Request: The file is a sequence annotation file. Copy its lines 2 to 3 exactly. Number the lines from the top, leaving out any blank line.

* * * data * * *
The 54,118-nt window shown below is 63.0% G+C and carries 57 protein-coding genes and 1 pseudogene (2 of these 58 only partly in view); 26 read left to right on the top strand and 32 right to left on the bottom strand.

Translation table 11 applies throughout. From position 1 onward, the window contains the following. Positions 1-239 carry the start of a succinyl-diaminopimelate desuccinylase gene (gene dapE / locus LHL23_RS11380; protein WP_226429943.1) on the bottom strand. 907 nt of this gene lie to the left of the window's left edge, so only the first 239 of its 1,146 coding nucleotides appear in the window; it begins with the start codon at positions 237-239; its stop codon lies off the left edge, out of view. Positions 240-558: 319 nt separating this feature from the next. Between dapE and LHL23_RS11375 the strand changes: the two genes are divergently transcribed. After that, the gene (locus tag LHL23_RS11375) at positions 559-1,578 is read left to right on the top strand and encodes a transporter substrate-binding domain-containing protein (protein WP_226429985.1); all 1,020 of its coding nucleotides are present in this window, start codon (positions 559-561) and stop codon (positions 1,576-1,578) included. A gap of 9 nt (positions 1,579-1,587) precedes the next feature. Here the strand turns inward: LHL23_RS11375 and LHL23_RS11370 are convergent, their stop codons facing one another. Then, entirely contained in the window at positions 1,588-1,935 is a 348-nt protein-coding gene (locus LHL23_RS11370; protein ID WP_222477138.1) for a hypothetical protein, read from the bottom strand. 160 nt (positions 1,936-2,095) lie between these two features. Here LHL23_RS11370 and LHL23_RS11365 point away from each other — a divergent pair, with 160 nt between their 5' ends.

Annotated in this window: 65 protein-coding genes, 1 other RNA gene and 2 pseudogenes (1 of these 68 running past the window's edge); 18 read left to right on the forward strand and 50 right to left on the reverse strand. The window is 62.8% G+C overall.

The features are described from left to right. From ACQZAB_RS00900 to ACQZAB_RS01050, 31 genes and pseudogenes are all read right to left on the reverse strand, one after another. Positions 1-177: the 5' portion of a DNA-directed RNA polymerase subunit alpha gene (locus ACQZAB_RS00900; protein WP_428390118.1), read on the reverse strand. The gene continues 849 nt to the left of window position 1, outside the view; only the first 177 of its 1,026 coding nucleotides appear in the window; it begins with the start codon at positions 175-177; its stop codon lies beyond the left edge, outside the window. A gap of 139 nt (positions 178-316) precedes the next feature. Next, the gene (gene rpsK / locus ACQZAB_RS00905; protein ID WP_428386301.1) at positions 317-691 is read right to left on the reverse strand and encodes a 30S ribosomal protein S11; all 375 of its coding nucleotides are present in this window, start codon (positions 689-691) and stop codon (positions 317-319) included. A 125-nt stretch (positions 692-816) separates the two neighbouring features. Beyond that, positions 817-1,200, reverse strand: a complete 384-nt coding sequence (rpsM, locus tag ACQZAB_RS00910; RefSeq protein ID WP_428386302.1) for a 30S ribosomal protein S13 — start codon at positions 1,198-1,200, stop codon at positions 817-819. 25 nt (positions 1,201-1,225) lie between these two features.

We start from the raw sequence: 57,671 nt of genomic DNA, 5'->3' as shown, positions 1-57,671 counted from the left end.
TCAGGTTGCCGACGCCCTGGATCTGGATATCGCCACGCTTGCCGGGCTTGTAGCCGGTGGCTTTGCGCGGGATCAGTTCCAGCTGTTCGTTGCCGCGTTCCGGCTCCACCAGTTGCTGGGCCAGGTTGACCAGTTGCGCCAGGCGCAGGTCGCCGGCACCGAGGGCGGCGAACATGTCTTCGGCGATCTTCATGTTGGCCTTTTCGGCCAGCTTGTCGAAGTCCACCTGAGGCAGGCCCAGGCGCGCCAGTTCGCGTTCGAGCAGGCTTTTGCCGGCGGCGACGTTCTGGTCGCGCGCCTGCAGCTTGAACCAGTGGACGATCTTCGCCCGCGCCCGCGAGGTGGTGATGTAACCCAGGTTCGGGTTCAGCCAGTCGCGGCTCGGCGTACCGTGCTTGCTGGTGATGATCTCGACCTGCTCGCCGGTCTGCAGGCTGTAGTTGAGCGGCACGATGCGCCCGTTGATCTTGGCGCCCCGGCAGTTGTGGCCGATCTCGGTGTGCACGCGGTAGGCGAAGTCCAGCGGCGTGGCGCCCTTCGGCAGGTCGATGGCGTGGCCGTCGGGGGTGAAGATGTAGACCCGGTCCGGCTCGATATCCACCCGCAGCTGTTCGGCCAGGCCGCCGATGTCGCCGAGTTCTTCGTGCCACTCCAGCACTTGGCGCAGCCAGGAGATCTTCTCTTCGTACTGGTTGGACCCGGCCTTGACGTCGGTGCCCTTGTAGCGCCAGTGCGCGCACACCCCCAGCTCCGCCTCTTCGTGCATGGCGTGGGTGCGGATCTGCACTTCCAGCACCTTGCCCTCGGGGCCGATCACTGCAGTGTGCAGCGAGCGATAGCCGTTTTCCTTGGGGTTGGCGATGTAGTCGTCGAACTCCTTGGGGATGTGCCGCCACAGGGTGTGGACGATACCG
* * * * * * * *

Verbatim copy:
Translation table 11 applies throughout. From position 1 onward, the window contains the following. Positions 1-239 carry the start of a succinyl-diaminopimelate desuccinylase gene (gene dapE / locus LHL23_RS11380; protein WP_226429943.1) on the bottom strand. 907 nt of this gene lie to the left of the window's left edge, so only the first 239 of its 1,146 coding nucleotides appear in the window; it begins with the start codon at positions 237-239; its stop codon lies off the left edge, out of view. Positions 240-558: 319 nt separating this feature from the next. Between dapE and LHL23_RS11375 the strand changes: the two genes are divergently transcribed. After that, the gene (locus tag LHL23_RS11375) at positions 559-1,578 is read left to right on the top strand and encodes a transporter substrate-binding domain-containing protein (protein WP_226429985.1); all 1,020 of its coding nucleotides are present in this window, start codon (positions 559-561) and stop codon (positions 1,576-1,578) included. A gap of 9 nt (positions 1,579-1,587) precedes the next feature. Here the strand turns inward: LHL23_RS11375 and LHL23_RS11370 are convergent, their stop codons facing one another. Then, entirely contained in the window at positions 1,588-1,935 is a 348-nt protein-coding gene (locus LHL23_RS11370; protein ID WP_222477138.1) for a hypothetical protein, read from the bottom strand. 160 nt (positions 1,936-2,095) lie between these two features. Here LHL23_RS11370 and LHL23_RS11365 point away from each other — a divergent pair, with 160 nt between their 5' ends.

Annotated in this window: 65 protein-coding genes, 1 other RNA gene and 2 pseudogenes (1 of these 68 running past the window's edge); 18 read left to right on the forward strand and 50 right to left on the reverse strand. The window is 62.8% G+C overall.